“But will this really address the problem? If antidepressant drugs are losing out, the therapies that the government favours – mostly cognitive-behavioural – are based on the very same principles as the drugs. They target surface symptoms, they must deliver set outcomes and they must do this in a set period of time. In fact, these are exactly the same criteria as the drugs but without the drugs.
    Isn’t this in essence a resurgence of the mental hygiene movement that many thought a relic of the early 20th-century? Cognitive therapies are being tailored to replace drugs, and treatment will become more and more mechanised, ignoring the real dynamics of human interaction. Symptoms will be seen as mistakes to be corrected rather then legitimate expressions of unconscious conflicts or desires. Shouldn’t the new results encourage us to treat quick-fix solutions with scepticism? And to listen carefully to what lies beneath the surface depressions of each individual sufferer?”

  4. Nick February 27, 2008 at 12:49 pm

    Totally agree with those two paragraphs. It almost as though people fear mental illness (even that term is loaded with prejudice). It is something that needs to swept under the carpet.
    And to me that is exactly what these new treatments seem to do. Despite a new approach and more openness we keep falling into the same old traps. If someone is screaming, yes you can give them something to stop them screaming but isn’t it best to find out exactly why they are screaming? Exactly what is going on deep beneath the surface. Beyond just the cold chemical analysis.
    I am about to start CBT. I am dubious about it, but they say they would like to use it as a stabiliser before they put me forward for psychotherapy. I am however getting the impression from what they have told me that seeing as I have had clinical depression for nearly fifteen years in varying severity, this is not something that is likely to ever go away and that ultimately it is just part of who I am and that I need to just accept into my being. At one point this fact would have depressed (harhar) me, but actually now it almost seems liberating.
    That 1st article looks interesting. Be interesting to read it (once I am out of this lecture!!!)

  5. Rachel February 27, 2008 at 1:02 pm

    Yes… I feel a post coming on about why it’s “necessary” to “cure” depression “completely” at all…

  6. Nick February 27, 2008 at 2:17 pm

    I like that article, the one I said I was gonna comment on.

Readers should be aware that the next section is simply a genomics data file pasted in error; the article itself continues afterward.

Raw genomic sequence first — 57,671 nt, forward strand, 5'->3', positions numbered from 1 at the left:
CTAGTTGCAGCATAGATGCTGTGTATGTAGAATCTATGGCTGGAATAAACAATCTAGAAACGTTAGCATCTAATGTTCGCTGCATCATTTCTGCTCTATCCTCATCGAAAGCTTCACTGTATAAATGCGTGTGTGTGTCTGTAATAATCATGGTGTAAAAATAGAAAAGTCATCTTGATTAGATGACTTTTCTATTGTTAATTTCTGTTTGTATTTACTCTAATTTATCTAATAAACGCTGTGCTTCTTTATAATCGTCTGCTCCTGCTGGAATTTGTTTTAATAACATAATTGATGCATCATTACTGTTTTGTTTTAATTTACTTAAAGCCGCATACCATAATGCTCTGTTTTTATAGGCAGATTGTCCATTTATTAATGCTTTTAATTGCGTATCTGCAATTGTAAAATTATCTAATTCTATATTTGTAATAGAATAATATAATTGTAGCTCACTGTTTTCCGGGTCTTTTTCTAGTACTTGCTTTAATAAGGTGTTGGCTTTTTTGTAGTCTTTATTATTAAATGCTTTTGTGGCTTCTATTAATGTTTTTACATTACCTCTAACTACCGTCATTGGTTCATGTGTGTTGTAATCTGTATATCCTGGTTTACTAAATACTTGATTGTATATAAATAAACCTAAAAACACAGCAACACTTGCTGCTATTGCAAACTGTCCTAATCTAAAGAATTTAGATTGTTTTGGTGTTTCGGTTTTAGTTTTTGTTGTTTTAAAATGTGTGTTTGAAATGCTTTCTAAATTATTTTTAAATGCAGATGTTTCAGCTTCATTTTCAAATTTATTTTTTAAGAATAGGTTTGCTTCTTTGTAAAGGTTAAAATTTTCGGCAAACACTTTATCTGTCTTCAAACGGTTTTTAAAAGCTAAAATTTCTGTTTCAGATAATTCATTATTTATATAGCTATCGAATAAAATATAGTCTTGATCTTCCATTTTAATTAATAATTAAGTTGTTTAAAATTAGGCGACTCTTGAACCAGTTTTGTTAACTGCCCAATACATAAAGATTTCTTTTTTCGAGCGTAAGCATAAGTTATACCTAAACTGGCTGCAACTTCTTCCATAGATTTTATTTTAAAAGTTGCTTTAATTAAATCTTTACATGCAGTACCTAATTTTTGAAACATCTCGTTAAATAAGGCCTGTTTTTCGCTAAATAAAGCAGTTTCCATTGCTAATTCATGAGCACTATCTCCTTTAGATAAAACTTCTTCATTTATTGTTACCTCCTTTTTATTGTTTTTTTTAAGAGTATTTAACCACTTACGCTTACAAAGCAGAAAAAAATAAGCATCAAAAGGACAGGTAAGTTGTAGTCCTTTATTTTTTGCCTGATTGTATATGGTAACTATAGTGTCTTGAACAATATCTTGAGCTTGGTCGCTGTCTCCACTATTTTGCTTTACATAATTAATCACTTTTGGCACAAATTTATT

“It is possible that depression defends us against the tendency to deny our true needs by chasing unobtainable goals and helps to bring these needs into sharper focus”
    “There is some evidence from scientific studies to show that depressed people are rather more realistic in their thinking than “healthy” individuals – the phenomenon of “depressive realism”
    And this made me laugh:
    “Ed Hagan has suggested that getting depressed is like going on strike for better pay and conditions”

  7. Liz February 27, 2008 at 4:50 pm

    When meta-analyses get press attention I’m gonna have something to say about it! (mainly I’m cross that none of ours are getting picked up, though that’s not surprising as it’s not a revelation that there’s not much good evidence about Chinese herbal medicine for angina).
    I sat down to write a whole load of stuff about this and the ‘sceptical psychiatrist’ David Healy said everything far better than I could: http://www.guardian.co.uk/society/2008/feb/27/mentalhealth.health1
    (he said very sensible things in the mental health journal I worked on and always met his deadlines, so maybe I’m biased in favouring his opinion!)
    The fundamental methodological issue here is about the difference between results that are statistically significant and clinically significant. These are not the same thing in the slightest. Clearly, we should be interested in what makes a clinical difference, but pharma companies need only prove statistical significance (which is VERY open to manipulation, one way is through publication bias) to get their drugs approved for sale. This is demonstrated very well by the fact that most studies don’t actually look at clinical outcomes, for example asking people whether they felt better, but at biological markers that can be more easily measured. This is leading to a whole other argument about quantitive and qualitative data but it really is shocking that the majority of medical research is permitted by the “culture of the scientific establishment” to have remarkably limited clinical relevance.
    I appreciate that a “statistically significant greater benefit than placebo” (or not) is a tricky concept to report to the public (along with other healthcare-related concepts like risk and numbers needed to treat/harm). Hell, even the doctors don’t understand it. That’s part of the scientist’s problem. So maybe I shouldn’t get mad at Sian what’s-her-name on BBC Breakfast when she’s trying to get in the face of the guy who’d probably spent over a year writing this review. But I still did.

  8. Rachel February 27, 2008 at 5:04 pm

    See, the differences between statistically and clinically significant are what I decided not to even attempt to go into the details of at nearly midnight last night, and wussed out in favour of the Bad Science forum instead 🙂
    And the whole point that it’s a difficult subject to get across to the public is why we should get mad at the media when they fail. It’s their job to present (in the case of the BBC, anyway. In theory) accurate, unbiased, reporting that educates and informs. And if their current journalists can’t do that they should find some who can…
    (The article Liz references is the second one I linked to in my comment, and that Nick liked. I’m glad we all liked that article!)

  9. Nick February 27, 2008 at 11:03 pm

    Been thinking about this today and it is funny that of all days that this discussion should crop up it should be today because today has been the day I have felt the AD’s losing there grip most since stopping taking them. Stability for me has meant everything being grey. Unrelenting, numb, boring grey.
    Now I have all the colours back. Music sounds so much better off meds (maybe that is placebo!?). All I know is that days like this everything feels tingly and swirly and whilst it can bad it can also be good, with my brain being able to go off a wondering where it likes. AD’s keep my mind on a lead. Yet though a lead may keep something coming to harm it can all stop it discovering something good.